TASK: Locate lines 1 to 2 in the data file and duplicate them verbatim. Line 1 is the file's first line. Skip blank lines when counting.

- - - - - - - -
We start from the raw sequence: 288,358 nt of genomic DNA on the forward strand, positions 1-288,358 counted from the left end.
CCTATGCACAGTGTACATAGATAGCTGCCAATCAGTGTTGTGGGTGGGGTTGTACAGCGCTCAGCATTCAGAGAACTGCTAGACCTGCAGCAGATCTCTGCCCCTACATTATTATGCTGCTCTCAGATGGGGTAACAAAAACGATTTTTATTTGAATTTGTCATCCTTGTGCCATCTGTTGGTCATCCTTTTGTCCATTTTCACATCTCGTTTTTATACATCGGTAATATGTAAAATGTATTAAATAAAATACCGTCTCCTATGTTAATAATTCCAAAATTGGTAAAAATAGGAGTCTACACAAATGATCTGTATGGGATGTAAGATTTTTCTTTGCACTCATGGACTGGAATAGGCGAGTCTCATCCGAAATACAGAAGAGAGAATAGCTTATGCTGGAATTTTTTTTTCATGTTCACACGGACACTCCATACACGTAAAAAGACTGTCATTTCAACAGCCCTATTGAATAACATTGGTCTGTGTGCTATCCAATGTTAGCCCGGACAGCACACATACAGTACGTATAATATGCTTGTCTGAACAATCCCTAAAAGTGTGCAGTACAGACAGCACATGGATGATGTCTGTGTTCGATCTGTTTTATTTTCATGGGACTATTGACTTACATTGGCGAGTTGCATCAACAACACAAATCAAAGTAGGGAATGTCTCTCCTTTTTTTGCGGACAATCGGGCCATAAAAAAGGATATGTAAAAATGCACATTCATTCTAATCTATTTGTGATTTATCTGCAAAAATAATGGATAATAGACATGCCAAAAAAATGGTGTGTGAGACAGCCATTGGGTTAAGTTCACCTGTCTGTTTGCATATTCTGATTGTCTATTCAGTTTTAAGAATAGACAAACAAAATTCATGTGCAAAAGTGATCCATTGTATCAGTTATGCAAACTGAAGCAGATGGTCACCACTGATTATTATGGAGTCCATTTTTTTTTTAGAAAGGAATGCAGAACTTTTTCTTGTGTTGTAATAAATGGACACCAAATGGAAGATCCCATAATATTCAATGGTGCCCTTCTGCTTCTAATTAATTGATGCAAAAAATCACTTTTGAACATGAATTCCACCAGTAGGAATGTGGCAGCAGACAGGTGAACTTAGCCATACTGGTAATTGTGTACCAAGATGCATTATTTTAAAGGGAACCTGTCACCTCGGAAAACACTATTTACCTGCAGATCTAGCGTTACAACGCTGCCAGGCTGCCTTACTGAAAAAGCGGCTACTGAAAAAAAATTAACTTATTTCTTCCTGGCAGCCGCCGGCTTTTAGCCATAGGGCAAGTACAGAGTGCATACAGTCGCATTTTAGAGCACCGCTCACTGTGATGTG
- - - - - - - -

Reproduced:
We start from the raw sequence: 288,358 nt of genomic DNA on the forward strand, positions 1-288,358 counted from the left end.
CCTATGCACAGTGTACATAGATAGCTGCCAATCAGTGTTGTGGGTGGGGTTGTACAGCGCTCAGCATTCAGAGAACTGCTAGACCTGCAGCAGATCTCTGCCCCTACATTATTATGCTGCTCTCAGATGGGGTAACAAAAACGATTTTTATTTGAATTTGTCATCCTTGTGCCATCTGTTGGTCATCCTTTTGTCCATTTTCACATCTCGTTTTTATACATCGGTAATATGTAAAATGTATTAAATAAAATACCGTCTCCTATGTTAATAATTCCAAAATTGGTAAAAATAGGAGTCTACACAAATGATCTGTATGGGATGTAAGATTTTTCTTTGCACTCATGGACTGGAATAGGCGAGTCTCATCCGAAATACAGAAGAGAGAATAGCTTATGCTGGAATTTTTTTTTCATGTTCACACGGACACTCCATACACGTAAAAAGACTGTCATTTCAACAGCCCTATTGAATAACATTGGTCTGTGTGCTATCCAATGTTAGCCCGGACAGCACACATACAGTACGTATAATATGCTTGTCTGAACAATCCCTAAAAGTGTGCAGTACAGACAGCACATGGATGATGTCTGTGTTCGATCTGTTTTATTTTCATGGGACTATTGACTTACATTGGCGAGTTGCATCAACAACACAAATCAAAGTAGGGAATGTCTCTCCTTTTTTTGCGGACAATCGGGCCATAAAAAAGGATATGTAAAAATGCACATTCATTCTAATCTATTTGTGATTTATCTGCAAAAATAATGGATAATAGACATGCCAAAAAAATGGTGTGTGAGACAGCCATTGGGTTAAGTTCACCTGTCTGTTTGCATATTCTGATTGTCTATTCAGTTTTAAGAATAGACAAACAAAATTCATGTGCAAAAGTGATCCATTGTATCAGTTATGCAAACTGAAGCAGATGGTCACCACTGATTATTATGGAGTCCATTTTTTTTTTAGAAAGGAATGCAGAACTTTTTCTTGTGTTGTAATAAATGGACACCAAATGGAAGATCCCATAATATTCAATGGTGCCCTTCTGCTTCTAATTAATTGATGCAAAAAATCACTTTTGAACATGAATTCCACCAGTAGGAATGTGGCAGCAGACAGGTGAACTTAGCCATACTGGTAATTGTGTACCAAGATGCATTATTTTAAAGGGAACCTGTCACCTCGGAAAACACTATTTACCTGCAGATCTAGCGTTACAACGCTGCCAGGCTGCCTTACTGAAAAAGCGGCTACTGAAAAAAAATTAACTTATTTCTTCCTGGCAGCCGCCGGCTTTTAGCCATAGGGCAAGTACAGAGTGCATACAGTCGCATTTTAGAGCACCGCTCACTGTGATGTG